Man Loses Finger in Wild Boar Attack During His Morning Dog Walk

A full grown boar can come up to a man's thigh. TOBIAS SCHWARZ/AFP/Getty Images

A wild boar burst out from the underbrush and bit the fingertip off a terrified man as he was walking his dog. The incidence occurred in a forest in South-west England and marks the first incidence of a serious wild boar attack since the animals were purposely reintroduced to England in the 1990s after becoming extinct 300 years ago.

Clive Lilley, 53, of Gloucestershire, UK did not realize how serious the boar attack was until he removed his glove and saw just how much of his finger the feral pig had bitten off.

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"I called an ambulance, which took me to hospital to have it sewn up," said Lilley, The Guardian reported. "They told me it should grow back around as it did not take the nail off, although there will be a scar."

The boar rushed out to attack Lilley as he was taking his labrador for a morning stroll in the nearby forest. Lilley recalls that the incidence occurred at about 7:30 a.m., so it was still very dark and he could not fully see what was happening. He described the boar as a full grown animal which came up to his thigh and claims the attack was completely unprovoked.

This is believed to be the the first serious wild boar attack on record since the animals were reintroduced to England in the 1990s and early 2000s, The Guardian reported.

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It's not clear what moved the boar to attack so viciously, but the Forestry Commission, a UK government department responsible for forestry in England and Scotland, believe the boar may be "rogue" animal. According to the department, a woman had been knocked over by a wild boar at the same spot an half an hour before Lilley lost his finger, The Independent reported.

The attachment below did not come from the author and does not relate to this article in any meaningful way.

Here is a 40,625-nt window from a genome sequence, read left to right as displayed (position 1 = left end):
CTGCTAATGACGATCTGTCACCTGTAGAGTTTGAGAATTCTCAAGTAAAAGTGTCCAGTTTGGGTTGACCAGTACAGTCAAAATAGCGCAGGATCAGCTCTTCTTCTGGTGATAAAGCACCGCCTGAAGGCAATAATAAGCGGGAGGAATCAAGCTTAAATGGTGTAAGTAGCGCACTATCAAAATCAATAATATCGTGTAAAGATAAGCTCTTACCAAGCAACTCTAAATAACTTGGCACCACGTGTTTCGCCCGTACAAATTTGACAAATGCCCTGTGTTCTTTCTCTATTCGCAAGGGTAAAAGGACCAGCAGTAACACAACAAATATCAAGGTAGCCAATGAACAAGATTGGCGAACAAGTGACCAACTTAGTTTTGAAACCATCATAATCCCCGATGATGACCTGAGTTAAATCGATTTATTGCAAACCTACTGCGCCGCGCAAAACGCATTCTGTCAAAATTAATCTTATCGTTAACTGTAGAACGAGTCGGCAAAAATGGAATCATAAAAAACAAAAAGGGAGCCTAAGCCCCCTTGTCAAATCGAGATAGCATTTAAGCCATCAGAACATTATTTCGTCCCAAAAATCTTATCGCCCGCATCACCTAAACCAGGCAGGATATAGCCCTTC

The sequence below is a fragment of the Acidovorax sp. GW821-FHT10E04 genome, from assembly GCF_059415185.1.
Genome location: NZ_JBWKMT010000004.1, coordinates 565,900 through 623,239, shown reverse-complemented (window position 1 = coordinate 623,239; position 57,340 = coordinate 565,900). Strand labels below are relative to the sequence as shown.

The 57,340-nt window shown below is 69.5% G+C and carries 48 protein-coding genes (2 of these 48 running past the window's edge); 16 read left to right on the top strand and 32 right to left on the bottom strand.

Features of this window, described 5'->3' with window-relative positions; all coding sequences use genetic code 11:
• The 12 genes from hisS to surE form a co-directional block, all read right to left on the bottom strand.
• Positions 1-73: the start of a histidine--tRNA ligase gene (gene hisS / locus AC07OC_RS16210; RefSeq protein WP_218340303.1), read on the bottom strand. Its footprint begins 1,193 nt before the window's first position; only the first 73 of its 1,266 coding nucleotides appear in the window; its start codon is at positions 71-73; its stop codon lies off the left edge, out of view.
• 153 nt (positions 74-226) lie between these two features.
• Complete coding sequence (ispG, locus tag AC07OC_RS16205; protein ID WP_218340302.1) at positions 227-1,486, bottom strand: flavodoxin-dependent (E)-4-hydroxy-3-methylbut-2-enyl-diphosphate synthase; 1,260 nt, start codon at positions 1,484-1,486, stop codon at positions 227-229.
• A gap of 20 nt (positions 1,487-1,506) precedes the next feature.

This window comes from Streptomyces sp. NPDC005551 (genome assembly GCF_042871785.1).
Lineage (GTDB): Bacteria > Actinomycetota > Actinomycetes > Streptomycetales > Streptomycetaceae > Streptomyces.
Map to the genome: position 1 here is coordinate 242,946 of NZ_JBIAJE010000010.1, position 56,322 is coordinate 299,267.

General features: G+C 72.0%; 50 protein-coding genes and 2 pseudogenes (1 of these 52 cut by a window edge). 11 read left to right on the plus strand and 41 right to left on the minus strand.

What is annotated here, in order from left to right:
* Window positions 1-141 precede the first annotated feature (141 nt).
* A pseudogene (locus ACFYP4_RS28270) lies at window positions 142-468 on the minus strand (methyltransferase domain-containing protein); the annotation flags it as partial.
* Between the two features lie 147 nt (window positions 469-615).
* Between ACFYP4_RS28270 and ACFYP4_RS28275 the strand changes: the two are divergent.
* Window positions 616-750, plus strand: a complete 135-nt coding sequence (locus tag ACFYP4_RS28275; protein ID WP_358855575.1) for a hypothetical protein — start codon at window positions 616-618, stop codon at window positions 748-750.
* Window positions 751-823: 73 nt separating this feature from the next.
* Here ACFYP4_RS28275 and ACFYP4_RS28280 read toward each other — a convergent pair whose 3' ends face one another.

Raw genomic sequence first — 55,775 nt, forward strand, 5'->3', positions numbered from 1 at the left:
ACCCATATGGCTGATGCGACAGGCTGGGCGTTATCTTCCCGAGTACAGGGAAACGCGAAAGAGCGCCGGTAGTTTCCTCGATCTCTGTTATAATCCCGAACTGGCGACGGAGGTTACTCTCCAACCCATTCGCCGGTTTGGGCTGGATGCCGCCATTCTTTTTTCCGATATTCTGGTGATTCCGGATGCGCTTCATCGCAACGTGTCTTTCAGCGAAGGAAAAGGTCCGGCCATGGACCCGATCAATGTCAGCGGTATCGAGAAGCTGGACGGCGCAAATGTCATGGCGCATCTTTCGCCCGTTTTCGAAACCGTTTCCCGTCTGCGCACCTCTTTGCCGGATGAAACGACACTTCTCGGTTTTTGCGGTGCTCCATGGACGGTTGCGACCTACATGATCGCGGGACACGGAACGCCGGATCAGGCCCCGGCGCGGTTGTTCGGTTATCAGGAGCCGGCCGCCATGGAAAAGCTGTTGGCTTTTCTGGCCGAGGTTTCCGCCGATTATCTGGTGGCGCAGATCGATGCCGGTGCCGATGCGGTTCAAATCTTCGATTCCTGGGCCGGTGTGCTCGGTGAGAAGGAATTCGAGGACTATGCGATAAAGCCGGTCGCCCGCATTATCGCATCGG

The Forestry Commission acknowledged the incident and reminded the public to stay away from wild boars at any means possible, The Independent reported.

"Whilst we do not know the exact circumstances behind the incident we would like to remind woodland users that the feral wild boar can be unpredictable particularly when they have young close by," said a Forestry Commission spokesperson, The Guardian reported.

The English wild boar was hunted to extinction 300 years ago but saw a resurgence in the 1990s as a result of both accidental and intentional release into the wild, Forestry Commission England reported. Since the boars' release, populations have surged and, in 2013, the Forestry Commission announced their plans to carry out wild boar culls, or purposeful killing of the animal to bring down populations.

Although the animals are not described as normally dangerous, they are known to defend their young when they feel threatened. However, this defense is usually just a mock charge at the suspected threat. Lilley's physical attack is an outlier to boar behavior.